A Circle of Support

A Circle of Support

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Patron Circle members gathered at Wahso on Main Street Thursday afternoon, and were treated to a casual introduction to Taika Waititi (Boy) and Rachel Perkins (Bran Nue Dae), two filmmakers supported by Sundance Institute's Native American and Indigenous Program. The Patron Circle is a group of donors who generously provide year-round support for the programs of the nonprofit Sundance Institute and in doing so, further the organization's work to advance the art of storytelling in film and theatre. This gathering, one of a few such events held during the Festival, is an opportunity for Patron Circle members to connect with each other and the filmmakers supported by their contributions.

Amid stories of screenings seen and plans to transition back to the "real" world once the Festival ends, Native American and Indigenous Program Director Bird Runningwater stepped up to the mike with Perkins and Waititi. Runningwater emphasized the international scope of the Program, the mandate of which is to support Native American and Indigenous storytelling in film and theatre. Acknowledging the Ute people as the keepers of this area's land, Runningwater described the Program's purpose by saying that he aims to "find a way for ancestral voices to become heard through modern technology."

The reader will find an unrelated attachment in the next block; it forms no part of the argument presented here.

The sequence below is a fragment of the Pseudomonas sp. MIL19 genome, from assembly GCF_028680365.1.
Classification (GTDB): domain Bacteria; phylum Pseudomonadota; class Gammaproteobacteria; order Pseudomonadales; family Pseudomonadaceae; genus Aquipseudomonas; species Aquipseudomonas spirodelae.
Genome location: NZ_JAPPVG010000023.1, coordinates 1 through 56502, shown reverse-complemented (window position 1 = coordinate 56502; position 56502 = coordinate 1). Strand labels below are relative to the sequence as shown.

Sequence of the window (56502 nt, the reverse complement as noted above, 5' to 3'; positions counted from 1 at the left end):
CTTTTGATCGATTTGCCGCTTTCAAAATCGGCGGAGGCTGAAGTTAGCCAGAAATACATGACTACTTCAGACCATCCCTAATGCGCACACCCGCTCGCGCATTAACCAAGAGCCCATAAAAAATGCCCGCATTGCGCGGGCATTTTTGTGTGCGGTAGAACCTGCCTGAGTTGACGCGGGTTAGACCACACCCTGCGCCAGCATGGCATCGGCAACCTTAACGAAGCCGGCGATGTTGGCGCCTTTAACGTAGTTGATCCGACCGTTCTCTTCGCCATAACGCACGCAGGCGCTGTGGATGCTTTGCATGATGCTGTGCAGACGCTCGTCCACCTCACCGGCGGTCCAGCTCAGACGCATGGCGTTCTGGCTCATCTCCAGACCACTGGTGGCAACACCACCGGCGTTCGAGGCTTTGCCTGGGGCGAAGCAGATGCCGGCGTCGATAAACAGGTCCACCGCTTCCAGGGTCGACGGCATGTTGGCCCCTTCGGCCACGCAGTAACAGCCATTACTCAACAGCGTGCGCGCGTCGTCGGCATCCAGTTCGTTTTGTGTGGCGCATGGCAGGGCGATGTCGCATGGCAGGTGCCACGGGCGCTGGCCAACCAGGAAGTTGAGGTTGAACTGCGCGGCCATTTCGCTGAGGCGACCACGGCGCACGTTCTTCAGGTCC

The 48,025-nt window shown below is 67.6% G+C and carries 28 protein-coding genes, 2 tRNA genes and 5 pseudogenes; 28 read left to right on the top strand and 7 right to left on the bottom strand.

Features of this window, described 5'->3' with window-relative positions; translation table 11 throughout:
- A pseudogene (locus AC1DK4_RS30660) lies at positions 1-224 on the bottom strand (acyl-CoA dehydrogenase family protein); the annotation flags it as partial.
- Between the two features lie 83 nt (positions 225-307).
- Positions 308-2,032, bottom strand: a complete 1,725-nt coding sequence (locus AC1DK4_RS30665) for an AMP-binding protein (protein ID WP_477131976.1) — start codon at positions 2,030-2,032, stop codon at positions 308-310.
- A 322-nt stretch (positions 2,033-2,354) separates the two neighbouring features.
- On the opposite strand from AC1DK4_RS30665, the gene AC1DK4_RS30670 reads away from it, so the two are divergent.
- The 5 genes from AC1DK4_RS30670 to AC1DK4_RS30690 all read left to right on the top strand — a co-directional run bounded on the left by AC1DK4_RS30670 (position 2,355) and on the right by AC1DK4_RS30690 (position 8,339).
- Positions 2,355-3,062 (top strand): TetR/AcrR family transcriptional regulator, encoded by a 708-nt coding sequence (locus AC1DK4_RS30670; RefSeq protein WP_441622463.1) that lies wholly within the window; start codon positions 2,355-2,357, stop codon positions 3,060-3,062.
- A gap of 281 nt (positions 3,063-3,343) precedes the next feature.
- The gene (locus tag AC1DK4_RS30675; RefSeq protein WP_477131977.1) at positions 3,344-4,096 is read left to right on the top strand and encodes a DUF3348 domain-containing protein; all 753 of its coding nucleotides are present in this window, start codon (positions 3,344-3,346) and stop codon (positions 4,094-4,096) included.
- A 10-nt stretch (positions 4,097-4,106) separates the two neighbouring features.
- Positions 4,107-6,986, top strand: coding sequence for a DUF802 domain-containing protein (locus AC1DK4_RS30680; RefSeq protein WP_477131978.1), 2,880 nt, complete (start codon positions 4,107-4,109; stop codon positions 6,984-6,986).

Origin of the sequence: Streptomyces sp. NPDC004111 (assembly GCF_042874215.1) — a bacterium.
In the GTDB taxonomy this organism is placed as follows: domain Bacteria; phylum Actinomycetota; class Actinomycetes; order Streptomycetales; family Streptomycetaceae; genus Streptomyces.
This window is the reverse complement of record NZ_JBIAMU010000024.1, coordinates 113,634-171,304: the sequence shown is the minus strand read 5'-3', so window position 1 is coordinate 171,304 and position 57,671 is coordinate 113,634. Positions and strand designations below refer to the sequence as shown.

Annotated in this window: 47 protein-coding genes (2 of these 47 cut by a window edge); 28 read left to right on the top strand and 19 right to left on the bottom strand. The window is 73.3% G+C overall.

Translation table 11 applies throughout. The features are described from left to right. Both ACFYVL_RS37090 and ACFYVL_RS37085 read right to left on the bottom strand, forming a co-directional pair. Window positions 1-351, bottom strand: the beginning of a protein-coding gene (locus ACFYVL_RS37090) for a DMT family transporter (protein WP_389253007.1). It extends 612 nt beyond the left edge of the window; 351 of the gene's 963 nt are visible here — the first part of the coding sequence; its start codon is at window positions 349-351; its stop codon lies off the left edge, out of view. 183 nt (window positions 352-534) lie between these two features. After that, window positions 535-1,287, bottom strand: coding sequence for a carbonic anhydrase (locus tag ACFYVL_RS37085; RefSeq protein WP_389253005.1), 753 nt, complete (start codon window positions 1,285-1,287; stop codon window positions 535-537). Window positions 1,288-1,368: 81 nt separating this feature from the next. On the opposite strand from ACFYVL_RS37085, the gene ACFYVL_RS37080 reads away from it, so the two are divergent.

From Australia, Perkins developed Bran Nue Dae at a workshop launched with the consultation of Runningwater and based on the Institute's own Lab model. Starting with his Oscar-nominated short Two Cars, One Night, Waititi has attended the Institute's Screenwriting and Directing Labs in addition to premiering two feature films at the Festival. Patron Circle members in attendance included Susan Fredston-Hermann, Sherry Kennedy, Robert Siegel, Karen Speiler, and many others.

With a deadpan tone, Waititi categorized his experience as a Maori filmmaker at many other Festivals by saying that there is a sense that audiences expect him to ride into the theatre on the back of a whale - a reference to the well-known Maori film Whale Rider, and a remark that brought a laugh from those of us in the audience. Referring to the Festival as the best in the world, Perkins said she values her experience here because "I know I'm going to be treated as a filmmaker first, and not like some person who should be coming out of a museum."

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